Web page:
There is a prayer printed in many prayer books titled "Machnisei Rachamim." This prayer calls upon the angels (those who bring in mercy) to beg for forgiveness on our behalf. Maharal of Prague, Netivot Olam, Netiv Ha'Avodah no.12, objects to reciting this prayer because it appears as if we are praying to the angels and not to the Almighty. He therefore amends the text from "machnisei rachamim hachnisu rachameinu" (those who bring in mercy bring in our plea for mercy) to "machnisei rachamim yachnisu rachameinu," (allow those who bring in mercy to bring in our plea for mercy) which is directed towards the Almighty. R. Moshe Sofer, Chatam Sofer, Orach Chaim no. 166, records his personal practice to skip that prayer. He implies that it is not sufficient to amend the text because the notion that the angels should serve as ambassadors is objectionable even if we don't pray directly to them.

The opinions of Maharal and R. Sofer notwithstanding, a justification for this prayer can be found in Shibolei HaLeket (R. Binyamin HaRofei, 13th Century) no. 282. He notes the existence of this prayer and notes the same question that Maharal would ask three hundred years later. He then quotes his teacher, R. Avigdor who explains that although there is a prohibition against praying to angels, one may directly address the angels and request that they pray on our behalf.

The Thirteen Attributes of G-d

The centerpiece of Selichot is the recitation of the thirteen attributes of G-d (Shemot 34:6-7). The Gemara, Rosh HaShanah 17b, states that G-d instructed Moshe that these thirteen attributes should be recited when requesting atonement for transgressions. Rabbeinu Natan (cited in Seder Rav Amram Gaon no. 59) rules that one may only recite the thirteen attributes in the presence of a minyan. Tur, Orach Chaim no.565, questions this ruling, contending that there should not be anything wrong with reading verses from the Torah. Rashba, in his responsa (1:211), implicitly asks Tur's question and answers that if one recites the thirteen attributes in the form of a prayer, a minyan is required. If one recites the thirteen attributes in the manner in which he reads verses from the Torah, it is permissible. Shulchan Aruch, Orach Chaim 565:5, codifies Rashba's opinion. R. Yitzchak Tirnau, Sefer HaMinhagim, Elul, rules that during the days between Rosh HaShanah and Yom Kippur, one may recite the thirteen attributes without a minyan. R. Eliyahu Shapira, Eliah Rabbah 565:6, rules that R. Tirnau's opinion is not accepted. Mishna Berurah 581:4, codifies Eliah Rabbah's ruling.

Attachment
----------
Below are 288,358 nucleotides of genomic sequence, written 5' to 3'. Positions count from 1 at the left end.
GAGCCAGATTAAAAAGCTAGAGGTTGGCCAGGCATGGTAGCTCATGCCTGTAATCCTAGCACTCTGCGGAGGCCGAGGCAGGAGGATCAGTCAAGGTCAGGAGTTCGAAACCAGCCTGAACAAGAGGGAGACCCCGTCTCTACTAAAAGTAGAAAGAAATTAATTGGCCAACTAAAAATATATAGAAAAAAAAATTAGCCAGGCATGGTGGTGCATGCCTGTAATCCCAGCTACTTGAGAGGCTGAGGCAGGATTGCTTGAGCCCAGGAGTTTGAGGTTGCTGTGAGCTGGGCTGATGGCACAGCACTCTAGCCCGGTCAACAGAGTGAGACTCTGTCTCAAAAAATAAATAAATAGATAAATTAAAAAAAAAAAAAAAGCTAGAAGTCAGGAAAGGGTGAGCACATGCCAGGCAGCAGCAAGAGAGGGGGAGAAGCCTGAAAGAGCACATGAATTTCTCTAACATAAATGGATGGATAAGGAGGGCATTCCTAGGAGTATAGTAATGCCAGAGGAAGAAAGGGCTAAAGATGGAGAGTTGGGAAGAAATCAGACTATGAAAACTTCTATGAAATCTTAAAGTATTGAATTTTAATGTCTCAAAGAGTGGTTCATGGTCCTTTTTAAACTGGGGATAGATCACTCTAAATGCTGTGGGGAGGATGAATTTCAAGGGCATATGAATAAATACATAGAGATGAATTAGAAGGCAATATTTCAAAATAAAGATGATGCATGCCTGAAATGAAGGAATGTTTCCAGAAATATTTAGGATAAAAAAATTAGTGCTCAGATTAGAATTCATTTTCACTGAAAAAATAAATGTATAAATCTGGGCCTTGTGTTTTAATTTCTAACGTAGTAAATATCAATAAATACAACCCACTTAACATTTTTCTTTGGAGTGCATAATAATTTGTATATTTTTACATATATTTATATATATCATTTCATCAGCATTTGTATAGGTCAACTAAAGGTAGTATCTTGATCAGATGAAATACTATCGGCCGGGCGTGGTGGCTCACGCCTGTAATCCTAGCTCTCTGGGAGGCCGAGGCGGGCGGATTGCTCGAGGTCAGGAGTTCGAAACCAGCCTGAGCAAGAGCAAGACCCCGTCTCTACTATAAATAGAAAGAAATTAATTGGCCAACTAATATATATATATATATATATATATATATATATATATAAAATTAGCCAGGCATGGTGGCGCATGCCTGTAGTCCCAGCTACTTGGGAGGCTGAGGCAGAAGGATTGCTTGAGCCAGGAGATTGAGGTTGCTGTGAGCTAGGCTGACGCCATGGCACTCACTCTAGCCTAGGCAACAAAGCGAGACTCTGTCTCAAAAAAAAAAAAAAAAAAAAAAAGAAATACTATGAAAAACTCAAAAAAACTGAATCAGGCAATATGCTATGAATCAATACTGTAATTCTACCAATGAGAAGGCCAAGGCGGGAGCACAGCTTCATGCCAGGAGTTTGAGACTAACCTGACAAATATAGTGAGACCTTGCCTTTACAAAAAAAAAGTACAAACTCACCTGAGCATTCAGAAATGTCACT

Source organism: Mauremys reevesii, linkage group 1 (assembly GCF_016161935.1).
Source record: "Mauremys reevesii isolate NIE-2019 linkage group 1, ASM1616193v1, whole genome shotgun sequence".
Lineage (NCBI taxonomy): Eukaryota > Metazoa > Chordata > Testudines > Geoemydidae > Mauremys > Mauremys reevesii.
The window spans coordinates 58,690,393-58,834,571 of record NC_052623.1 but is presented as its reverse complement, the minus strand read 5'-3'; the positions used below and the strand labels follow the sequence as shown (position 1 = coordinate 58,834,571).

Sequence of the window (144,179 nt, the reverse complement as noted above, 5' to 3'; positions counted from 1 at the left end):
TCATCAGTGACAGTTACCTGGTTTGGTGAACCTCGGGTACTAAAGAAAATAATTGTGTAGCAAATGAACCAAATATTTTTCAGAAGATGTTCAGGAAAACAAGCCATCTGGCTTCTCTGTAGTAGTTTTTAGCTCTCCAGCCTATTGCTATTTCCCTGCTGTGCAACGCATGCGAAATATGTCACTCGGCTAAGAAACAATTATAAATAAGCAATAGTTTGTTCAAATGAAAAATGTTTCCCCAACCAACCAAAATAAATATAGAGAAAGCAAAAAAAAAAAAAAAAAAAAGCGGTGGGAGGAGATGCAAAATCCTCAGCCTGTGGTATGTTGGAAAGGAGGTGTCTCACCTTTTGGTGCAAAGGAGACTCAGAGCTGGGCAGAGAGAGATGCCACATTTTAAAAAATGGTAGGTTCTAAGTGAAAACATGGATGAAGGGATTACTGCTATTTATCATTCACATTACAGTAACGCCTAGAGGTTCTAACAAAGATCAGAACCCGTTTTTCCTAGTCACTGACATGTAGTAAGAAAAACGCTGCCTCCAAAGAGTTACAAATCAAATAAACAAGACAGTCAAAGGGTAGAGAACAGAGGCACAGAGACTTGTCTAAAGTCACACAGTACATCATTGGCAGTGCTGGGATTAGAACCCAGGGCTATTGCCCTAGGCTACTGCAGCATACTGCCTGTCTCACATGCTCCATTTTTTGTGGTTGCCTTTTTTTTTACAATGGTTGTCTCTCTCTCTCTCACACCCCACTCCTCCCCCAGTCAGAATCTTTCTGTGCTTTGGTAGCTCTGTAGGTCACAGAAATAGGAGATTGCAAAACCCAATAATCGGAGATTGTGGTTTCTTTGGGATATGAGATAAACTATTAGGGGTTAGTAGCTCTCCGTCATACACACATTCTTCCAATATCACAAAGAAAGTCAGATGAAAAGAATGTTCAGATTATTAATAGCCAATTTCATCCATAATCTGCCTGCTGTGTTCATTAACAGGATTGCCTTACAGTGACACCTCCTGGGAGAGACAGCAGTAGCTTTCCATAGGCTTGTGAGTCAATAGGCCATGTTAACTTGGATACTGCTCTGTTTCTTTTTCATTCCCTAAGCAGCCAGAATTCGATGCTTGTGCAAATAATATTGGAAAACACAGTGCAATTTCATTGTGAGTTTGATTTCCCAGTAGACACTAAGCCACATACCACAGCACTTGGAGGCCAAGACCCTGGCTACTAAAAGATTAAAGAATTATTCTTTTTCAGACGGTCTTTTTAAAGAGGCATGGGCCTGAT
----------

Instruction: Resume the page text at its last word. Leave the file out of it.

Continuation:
Rashba claims that the reason why recitation of the thirteen attributes requires a minyan is that the Gemara, Rosh HaShanah 17b, states that when Moshe received the thirteen attributes, G-d appeared to him as a chazzan donned in a talit. The implication is that the thirteen attributes are meant to be recited in a congregational setting. [Taz, Orach Chaim 581:2, notes that based on the same comment of the Gemara, one should deduce that the chazzan wears a talit during the recitation of Selichot. Taz notes a technical problem regarding recitation of a beracha on the talit, which was addressed in a previous issue.]